Another fine example of “Mediterranean Noir” by the master of the genre, Massimo Carlotto. “The Goodbye Kiss” is a short, powerful novel in which there are no characters at all that are sympathetic. It’s far from the typical “Good” vs “Bad”. They are all bad---evil, corrupt and without any redeeming social values. Makes for a very grim read, indeed.
Giorgio Pelligrini is a former left wing revolutionary who is wanted in Italy for a string of crimes connected to his revolutionary activities. He had run off to Central America in order to follow his “true believers” in the revolution there back in the 1970s. Being forced to kill a fellow Italian revolutionary and growing disillusioned with radicalism, revolution and just about everything else connected with it, he decides he’s going to go back to Italy to try to "redeem" himself, but that doesn’t mean that he has given up his criminal ways. Now he’s interested in getting money and living the high life and resorts to all sorts of horrible crimes, getting involved with Albanian and Kosovar militants, Spanish anarchists, former cell mates, crooked anti-terrorist cops and other sorted characters to plan an armored truck robbery. In the meantime, he befriends a lawyer who promises him that he can “redeem” himself by taking advantage of a law that allows the system to consider him “rehabilitated” if he knew how to play his cards right. It is a story about a man willing to go to any lengths in order to achieve the guise of “respectability” in a society that appears to have lost the values it once defended so fiercely.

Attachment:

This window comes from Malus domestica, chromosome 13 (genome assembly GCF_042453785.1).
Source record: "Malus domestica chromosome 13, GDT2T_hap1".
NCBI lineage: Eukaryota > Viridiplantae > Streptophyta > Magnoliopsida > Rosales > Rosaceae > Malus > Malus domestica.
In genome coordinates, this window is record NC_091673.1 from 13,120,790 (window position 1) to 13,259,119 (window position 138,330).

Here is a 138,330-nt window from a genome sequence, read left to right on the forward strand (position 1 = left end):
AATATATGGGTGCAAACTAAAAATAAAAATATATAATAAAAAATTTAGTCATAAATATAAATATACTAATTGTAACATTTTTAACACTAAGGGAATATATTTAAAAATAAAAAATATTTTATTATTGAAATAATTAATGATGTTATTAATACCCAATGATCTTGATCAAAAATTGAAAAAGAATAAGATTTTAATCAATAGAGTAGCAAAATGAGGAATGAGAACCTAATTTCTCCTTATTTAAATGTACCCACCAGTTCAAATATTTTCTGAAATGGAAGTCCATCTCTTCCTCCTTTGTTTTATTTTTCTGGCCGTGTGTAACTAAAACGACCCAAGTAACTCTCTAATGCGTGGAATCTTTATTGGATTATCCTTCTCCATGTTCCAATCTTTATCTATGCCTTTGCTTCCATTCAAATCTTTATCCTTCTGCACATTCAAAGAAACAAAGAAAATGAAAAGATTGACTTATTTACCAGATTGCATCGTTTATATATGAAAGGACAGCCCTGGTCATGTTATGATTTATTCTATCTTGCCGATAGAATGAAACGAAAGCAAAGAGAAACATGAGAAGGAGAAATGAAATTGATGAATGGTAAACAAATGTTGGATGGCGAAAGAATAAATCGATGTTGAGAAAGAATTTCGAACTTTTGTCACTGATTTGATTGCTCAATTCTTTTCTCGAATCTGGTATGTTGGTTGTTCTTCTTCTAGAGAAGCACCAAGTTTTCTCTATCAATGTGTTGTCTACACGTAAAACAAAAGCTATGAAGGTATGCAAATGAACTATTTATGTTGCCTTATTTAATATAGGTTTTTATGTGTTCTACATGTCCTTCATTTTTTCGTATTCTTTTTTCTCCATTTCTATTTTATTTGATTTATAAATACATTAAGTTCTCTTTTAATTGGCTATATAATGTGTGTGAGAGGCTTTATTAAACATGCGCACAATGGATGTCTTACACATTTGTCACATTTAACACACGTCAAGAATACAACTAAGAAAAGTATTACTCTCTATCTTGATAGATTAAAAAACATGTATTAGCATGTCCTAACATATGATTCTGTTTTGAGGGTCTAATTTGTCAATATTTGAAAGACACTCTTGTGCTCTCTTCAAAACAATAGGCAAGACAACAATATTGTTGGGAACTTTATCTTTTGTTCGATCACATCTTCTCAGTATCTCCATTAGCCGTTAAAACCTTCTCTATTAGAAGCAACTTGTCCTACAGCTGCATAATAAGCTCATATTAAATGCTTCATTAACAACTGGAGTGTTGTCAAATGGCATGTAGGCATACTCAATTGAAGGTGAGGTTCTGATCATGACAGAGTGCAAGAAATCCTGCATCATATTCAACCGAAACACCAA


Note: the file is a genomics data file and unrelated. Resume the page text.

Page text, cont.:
This is “Noir” at it’s best and I think fans old school hardboiled crime novels and the films of Quentin Tarantino would love this book.
Rating: * * * * 1/2